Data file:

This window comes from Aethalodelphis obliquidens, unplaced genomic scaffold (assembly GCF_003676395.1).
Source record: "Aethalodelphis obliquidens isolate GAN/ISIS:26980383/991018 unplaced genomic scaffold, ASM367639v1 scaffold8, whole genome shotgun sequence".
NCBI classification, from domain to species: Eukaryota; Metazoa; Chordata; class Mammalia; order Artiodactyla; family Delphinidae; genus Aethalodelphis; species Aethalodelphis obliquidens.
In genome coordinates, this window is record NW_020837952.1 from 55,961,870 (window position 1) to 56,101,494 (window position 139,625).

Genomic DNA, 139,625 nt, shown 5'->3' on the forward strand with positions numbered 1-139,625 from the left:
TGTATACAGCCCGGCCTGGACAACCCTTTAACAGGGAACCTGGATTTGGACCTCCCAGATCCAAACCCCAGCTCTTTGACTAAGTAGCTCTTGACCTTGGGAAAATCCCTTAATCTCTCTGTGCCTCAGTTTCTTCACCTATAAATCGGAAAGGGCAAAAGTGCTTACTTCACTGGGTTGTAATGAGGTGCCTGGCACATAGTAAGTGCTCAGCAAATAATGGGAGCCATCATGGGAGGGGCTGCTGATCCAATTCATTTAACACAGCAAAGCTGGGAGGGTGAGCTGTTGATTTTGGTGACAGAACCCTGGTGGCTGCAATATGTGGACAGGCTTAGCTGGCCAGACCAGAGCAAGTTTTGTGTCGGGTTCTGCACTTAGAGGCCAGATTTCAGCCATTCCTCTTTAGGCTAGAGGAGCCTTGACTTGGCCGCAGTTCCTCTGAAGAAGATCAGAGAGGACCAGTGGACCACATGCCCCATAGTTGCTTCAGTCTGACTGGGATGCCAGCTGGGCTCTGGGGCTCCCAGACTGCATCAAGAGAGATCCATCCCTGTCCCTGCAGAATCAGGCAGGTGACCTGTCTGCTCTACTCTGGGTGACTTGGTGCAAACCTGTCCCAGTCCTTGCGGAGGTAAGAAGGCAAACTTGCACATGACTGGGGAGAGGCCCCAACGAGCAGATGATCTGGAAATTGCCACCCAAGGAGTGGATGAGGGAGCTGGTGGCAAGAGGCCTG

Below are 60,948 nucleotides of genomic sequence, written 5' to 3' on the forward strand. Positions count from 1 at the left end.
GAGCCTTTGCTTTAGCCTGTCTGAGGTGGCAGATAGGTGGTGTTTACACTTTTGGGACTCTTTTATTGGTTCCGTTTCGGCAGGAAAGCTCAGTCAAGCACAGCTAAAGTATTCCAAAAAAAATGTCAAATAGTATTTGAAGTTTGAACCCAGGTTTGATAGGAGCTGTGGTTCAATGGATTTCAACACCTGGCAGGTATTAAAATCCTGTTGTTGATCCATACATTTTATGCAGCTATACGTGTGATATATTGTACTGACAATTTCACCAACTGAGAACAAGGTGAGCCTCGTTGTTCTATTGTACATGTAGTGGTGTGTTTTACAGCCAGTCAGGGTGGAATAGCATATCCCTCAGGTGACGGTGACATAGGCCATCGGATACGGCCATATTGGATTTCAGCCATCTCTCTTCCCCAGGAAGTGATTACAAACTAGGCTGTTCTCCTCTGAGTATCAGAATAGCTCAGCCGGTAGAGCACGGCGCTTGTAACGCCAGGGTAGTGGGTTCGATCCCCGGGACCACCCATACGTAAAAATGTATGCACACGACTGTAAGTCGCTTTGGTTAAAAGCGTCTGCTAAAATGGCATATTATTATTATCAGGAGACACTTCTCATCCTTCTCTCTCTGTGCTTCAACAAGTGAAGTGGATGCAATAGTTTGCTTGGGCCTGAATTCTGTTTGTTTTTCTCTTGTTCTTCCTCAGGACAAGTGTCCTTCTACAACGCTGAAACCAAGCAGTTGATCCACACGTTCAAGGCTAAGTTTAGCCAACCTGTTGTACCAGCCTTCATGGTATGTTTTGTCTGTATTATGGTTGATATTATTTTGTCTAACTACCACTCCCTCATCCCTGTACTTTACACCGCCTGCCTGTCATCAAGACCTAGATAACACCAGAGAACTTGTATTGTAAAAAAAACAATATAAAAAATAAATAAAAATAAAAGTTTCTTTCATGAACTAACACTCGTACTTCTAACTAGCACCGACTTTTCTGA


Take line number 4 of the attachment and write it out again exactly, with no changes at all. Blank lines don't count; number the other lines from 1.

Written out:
In genome coordinates, this window is record NW_020837952.1 from 55,961,870 (window position 1) to 56,101,494 (window position 139,625).